We have been hacking on Ethereum for a few months, but this is the first time that we went end-to-end and built not only smart contracts, but also tests, frontend, and deployment across multiple networks. It was a great learning experience, and hopefully the result is the beginning of a sustainable platform that’s usable not only for ethereum hackers and developers, but also for the casual consumer who is running Metamask. UI matters, and there are certainly challenges ahead to make AuctionHouse highly engaging, but at the moment it is off to a reasonable start in terms of being usable and approachable.
2. We wanted to experiment with different incentives to make this platform sustainable in a decentralized fashion.
In a centralized auction system, the auction platform generally takes a cut. They use this in order to fund the various aspects of their business including hosting, marketing, fraud prevention, etc. However in a decentralized system owned by the participants in the network, this cut should be determined by the network and not any central party. Our first experiment in the alpha version of AuctionHouse is what we called the Distribution Cut.
A seller can optionally set a percentage of the auction finishing value to be sent to one predetermined address. The idea is that whoever controls that address is now incentivized to promote the auction and bring bidders to it, to increase the value of their cut. In all likelihood this will be a more centralized frontend that happens to have a large amount of traffic or a large social media reach. Our sample frontend (transparently) sets this fee to 5% of the auction finishing value, so that any auction created via our frontend will share in the profits with an address determined by the frontend. That specific frontend can then look at all running auctions and determine which ones to promote/feature based on its own self interest and expected gain. This creates a healthy ecosystem in which anyone who profits from the AuctionHouse network is incentivized to contribute positively to its growth in the future via marketing, development, and other services.
Of course a seller can set this distribution cut to 0% if it’s willing to promote its own auction and bring its own bidders. There are plenty of additional models of incentives we’re interested in trying to bake in, such as doing it at the per-bid level instead of the auction level in order to support multiple frontend platforms.
We need your feedback
There are three things we’d like feedback on specifically from the community before moving on to Beta:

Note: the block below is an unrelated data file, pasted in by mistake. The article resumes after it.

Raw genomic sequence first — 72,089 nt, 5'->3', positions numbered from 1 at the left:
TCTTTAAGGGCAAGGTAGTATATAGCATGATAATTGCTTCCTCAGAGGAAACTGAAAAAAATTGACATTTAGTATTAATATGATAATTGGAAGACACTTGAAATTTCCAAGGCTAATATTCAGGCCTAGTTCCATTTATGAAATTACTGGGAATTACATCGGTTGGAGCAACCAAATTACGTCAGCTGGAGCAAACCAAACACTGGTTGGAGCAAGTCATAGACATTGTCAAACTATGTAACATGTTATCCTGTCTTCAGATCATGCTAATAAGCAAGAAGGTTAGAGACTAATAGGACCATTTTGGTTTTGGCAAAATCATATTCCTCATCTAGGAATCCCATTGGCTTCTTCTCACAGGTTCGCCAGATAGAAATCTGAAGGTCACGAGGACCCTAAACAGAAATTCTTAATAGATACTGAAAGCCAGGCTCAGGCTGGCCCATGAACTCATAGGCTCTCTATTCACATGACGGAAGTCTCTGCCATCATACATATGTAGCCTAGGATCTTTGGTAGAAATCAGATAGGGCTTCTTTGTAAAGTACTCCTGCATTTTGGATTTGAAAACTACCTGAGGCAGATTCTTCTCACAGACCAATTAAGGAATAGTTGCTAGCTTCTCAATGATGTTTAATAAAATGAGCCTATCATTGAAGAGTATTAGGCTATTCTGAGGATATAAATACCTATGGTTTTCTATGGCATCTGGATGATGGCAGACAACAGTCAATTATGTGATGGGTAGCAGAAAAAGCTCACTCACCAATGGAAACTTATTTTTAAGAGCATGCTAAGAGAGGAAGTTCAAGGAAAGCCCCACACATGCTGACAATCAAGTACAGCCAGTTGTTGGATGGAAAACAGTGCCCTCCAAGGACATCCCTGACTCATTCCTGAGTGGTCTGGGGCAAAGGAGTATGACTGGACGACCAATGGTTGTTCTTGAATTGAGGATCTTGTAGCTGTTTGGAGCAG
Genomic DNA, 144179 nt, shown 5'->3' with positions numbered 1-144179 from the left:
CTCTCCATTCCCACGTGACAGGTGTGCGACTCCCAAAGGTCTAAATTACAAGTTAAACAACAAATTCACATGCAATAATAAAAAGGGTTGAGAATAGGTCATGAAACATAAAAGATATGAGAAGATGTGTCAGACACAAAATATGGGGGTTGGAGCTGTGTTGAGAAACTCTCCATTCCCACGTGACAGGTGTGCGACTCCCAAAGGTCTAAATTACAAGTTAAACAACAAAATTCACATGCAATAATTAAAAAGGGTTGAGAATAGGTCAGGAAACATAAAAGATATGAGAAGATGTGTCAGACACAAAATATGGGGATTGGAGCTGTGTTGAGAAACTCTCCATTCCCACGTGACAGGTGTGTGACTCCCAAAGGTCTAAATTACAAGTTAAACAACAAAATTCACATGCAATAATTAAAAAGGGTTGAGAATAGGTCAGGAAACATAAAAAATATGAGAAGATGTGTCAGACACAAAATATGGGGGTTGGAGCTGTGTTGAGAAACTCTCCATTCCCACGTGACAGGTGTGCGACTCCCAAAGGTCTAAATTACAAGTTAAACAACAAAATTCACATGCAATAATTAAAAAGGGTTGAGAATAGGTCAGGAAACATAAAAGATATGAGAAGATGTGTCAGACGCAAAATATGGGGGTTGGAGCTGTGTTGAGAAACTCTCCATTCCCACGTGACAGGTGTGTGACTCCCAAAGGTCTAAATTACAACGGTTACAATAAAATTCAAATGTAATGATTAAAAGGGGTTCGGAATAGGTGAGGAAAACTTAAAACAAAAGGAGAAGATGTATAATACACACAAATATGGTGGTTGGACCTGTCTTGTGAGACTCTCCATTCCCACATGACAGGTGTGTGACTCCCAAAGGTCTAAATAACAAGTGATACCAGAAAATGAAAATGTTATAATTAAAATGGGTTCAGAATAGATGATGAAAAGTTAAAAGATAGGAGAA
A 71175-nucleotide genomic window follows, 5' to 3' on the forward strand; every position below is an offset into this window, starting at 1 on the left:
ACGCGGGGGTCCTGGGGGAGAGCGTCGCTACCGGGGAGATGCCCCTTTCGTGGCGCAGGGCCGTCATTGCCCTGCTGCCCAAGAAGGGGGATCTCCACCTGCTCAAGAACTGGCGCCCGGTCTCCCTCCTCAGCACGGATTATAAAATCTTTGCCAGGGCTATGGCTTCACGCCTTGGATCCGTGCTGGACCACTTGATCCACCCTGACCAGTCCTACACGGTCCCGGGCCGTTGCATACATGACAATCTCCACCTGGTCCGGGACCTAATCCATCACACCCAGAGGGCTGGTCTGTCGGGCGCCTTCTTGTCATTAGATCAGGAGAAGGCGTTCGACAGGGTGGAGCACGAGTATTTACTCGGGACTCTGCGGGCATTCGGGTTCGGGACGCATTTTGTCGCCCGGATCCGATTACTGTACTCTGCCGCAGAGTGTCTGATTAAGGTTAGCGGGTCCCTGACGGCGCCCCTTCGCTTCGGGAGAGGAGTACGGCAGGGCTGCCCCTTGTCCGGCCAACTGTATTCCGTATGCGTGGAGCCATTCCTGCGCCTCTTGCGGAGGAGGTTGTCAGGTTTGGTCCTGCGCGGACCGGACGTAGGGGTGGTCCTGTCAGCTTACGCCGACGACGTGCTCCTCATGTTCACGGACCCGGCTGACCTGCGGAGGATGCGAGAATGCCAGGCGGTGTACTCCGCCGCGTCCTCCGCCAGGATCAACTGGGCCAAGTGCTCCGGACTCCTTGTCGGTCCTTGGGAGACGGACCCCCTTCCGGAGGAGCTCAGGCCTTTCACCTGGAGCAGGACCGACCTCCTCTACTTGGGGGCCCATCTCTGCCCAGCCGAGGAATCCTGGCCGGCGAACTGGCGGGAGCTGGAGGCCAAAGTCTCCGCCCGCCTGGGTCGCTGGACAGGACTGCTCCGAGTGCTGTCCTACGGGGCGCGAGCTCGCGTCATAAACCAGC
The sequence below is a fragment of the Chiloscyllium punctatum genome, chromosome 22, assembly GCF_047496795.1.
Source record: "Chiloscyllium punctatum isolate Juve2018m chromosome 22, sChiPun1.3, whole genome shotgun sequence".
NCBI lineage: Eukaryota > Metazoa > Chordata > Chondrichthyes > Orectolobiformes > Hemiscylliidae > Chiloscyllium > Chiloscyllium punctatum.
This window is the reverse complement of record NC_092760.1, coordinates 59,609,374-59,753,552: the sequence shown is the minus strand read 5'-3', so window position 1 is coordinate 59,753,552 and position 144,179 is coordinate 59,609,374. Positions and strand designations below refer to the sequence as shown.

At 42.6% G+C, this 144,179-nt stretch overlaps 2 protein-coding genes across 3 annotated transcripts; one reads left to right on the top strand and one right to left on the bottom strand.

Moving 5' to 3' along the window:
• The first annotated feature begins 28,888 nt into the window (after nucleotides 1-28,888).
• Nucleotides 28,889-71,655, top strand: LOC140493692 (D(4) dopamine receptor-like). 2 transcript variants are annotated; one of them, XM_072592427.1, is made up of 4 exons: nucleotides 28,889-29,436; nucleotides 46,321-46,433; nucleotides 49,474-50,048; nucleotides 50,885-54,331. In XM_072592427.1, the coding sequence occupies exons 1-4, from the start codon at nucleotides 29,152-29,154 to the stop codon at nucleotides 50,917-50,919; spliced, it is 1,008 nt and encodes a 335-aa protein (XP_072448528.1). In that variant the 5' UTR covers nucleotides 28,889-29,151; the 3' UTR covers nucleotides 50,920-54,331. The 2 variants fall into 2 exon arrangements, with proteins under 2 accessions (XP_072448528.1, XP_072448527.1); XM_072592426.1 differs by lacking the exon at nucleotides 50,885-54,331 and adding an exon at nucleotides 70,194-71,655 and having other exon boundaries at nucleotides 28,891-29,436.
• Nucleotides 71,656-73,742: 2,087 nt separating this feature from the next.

- Any item that adheres to the Asset.sol spec is auctionable, however we aren’t sure how to guarantee other than via social inspection and proof, that the underlying implementation of owner() and setOwner() actually transfer full semantic ownership of the asset to the winning bidder. In the fungible world, ERC20 has emerged as a standard, however in the non fungible world there can’t really be a standard as each asset has unique attributes, metadata, and functionality. There’s no standard bytecode to check against like there is with ERC20. Any suggestions would be appreciated in this github issue.
- What do you think about the Distribution Cut incentive described above? What other incentives should exist for other roles in an auction ecosystem? In this case the auction sets an incentive for one party to market it, but how could it set an incentive for multiple parties? Can you securely set an incentive for a party on a per-bid basis? If we can’t solve feedback point #1 above, do we need a fraud resolution procedure? We’d love to discuss in this github issue.
- Contract security is a big issue in this stage of Ethereum’s development. Do you think our contracts look secure, and have they implemented best practices? Any feedback is appreciated.
Notes on development
Lastly, as mentioned, this was our first time developing a Dapp end-to-end, and we’re excited to reveal it as an alpha so people can play around with it long before it’s finalized and ready for main network transactions. The dev process was a learning experience and it’s clear that there’s a long way to go before building a dapp is as easy as building a web app. We’ll address all our lessons learned and pain points in another post, but in the meantime we’d like to thank the teams behind:
- Truffle, for the development workflow, testing framework, and deployment support.
- Metamask, for the web wallet support.
- Web3, for the great web library for interacting with the Ethereum RPC interface.